Following code was tested with ruby 1.8.7 and Rails 2.3 .

While developing rails application you have must seen this

Called id for nil, which would mistakenly be 4 — if you really
wanted the id of nil, use object_id

We all know that this message is added by Rails and it is called whiny nil . If you open your config/development.rb file you will see

# Log error messages when you accidentally call methods on nil.
config.whiny_nils = true

Simply stated it means that if the application happens to invoke id on a nil object then throw an error. Rails assumes that under no circumstance a developer wants to find id of a nil object. So this must be an error case and Rails throws an exception.

The question I have is why 4. Why Matz chose the id of nil to be 4. This awesome presentation on ‘Ruby Internals’ has the answer.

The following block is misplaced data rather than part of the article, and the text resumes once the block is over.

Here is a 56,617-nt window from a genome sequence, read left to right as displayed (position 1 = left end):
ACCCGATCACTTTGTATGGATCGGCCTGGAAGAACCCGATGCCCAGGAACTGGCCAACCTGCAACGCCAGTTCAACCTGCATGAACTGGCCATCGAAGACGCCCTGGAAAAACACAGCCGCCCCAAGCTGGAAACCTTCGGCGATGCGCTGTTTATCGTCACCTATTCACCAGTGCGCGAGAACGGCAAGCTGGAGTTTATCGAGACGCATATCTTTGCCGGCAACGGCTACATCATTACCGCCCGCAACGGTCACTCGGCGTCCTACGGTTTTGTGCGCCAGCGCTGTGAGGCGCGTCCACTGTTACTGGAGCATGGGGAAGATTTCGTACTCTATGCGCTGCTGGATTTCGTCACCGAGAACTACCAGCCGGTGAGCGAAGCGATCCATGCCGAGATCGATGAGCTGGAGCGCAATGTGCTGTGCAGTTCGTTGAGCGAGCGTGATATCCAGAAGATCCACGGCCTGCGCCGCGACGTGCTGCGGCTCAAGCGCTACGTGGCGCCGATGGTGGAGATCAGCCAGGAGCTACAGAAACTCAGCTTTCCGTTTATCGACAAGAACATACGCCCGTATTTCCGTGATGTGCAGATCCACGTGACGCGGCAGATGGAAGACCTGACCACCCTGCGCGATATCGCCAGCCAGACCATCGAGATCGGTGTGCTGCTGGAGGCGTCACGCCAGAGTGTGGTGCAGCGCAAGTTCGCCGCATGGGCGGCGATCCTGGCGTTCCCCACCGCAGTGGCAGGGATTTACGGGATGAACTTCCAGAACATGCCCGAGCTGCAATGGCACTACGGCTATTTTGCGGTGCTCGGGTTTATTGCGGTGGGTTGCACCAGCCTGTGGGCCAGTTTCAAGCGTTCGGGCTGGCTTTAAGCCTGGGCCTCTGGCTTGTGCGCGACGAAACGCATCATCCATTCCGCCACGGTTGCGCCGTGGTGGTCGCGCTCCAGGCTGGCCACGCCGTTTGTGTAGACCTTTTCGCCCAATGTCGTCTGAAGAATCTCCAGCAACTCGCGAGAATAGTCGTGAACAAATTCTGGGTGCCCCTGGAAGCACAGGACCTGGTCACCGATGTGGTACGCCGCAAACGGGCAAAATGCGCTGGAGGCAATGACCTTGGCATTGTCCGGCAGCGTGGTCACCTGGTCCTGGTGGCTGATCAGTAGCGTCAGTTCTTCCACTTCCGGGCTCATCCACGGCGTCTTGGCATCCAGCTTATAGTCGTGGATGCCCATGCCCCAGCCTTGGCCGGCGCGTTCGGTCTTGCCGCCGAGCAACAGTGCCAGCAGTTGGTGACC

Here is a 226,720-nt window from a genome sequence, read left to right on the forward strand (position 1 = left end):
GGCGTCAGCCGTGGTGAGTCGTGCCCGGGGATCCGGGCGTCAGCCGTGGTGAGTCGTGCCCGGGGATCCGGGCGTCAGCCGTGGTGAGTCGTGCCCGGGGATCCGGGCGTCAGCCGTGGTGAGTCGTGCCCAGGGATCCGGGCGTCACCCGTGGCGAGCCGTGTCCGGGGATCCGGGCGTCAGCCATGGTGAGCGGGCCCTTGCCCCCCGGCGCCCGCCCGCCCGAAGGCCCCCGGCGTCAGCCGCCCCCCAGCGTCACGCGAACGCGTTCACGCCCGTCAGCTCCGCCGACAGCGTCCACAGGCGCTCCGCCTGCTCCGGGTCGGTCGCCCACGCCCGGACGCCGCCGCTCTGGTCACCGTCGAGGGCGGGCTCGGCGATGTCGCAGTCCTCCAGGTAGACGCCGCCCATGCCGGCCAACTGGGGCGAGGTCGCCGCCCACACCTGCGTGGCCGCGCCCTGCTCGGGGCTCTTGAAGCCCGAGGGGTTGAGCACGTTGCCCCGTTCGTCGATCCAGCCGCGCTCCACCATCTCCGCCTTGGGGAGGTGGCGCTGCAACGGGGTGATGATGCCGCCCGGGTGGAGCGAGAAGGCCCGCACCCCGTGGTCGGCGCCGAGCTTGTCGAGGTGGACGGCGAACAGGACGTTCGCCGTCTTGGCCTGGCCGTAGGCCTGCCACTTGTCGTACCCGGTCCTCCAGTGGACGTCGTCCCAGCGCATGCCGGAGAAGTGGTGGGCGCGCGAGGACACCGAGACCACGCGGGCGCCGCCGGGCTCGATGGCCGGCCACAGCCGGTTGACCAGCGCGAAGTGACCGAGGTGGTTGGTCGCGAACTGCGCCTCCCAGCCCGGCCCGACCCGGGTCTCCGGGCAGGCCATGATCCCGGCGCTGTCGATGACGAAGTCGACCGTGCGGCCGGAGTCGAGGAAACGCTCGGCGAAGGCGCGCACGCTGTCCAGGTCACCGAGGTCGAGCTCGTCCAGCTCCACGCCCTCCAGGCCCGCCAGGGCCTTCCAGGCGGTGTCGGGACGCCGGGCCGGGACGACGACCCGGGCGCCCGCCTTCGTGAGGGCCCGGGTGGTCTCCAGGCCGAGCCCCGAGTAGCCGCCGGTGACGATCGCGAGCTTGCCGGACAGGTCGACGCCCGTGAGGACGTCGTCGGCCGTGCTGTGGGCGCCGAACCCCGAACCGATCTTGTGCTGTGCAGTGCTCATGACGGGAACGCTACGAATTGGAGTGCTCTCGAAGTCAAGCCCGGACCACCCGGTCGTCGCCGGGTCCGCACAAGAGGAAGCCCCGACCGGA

In short Matz decided to have all the odd numbers reserved for numerical values. Check this out.

> irb
>> 0.id
(irb):1: warning: Object#id will be deprecated; use Object#object_id
=> 1
>> 1.id
(irb):2: warning: Object#id will be deprecated; use Object#object_id
=> 3
>> 2.id
(irb):3: warning: Object#id will be deprecated; use Object#object_id
=> 5
>> 3.id
(irb):4: warning: Object#id will be deprecated; use Object#object_id
=> 7

Id 1,3,5 and 7 are taken by 0,1,2 and 3.

Now we are left with the id 0,2,4 and higher values.

> irb
> FALSE.id
(irb):5: warning: Object#id will be deprecated; use Object#object_id
=> 0
>> TRUE.id
(irb):6: warning: Object#id will be deprecated; use Object#object_id
=> 2

FALSE had the id 0 and TRUE has the id 2.

Now the next available id left is 4 and that is taken by NIL.

> irb
>> NIL.id
(irb):7: warning: Object#id will be deprecated; use Object#object_id
=> 4

We won’t even be discussing this issue once 1.9 comes out where we will have to use object_id and then this won’t be an issue.

You can follow more discussion about this article at Hacker news .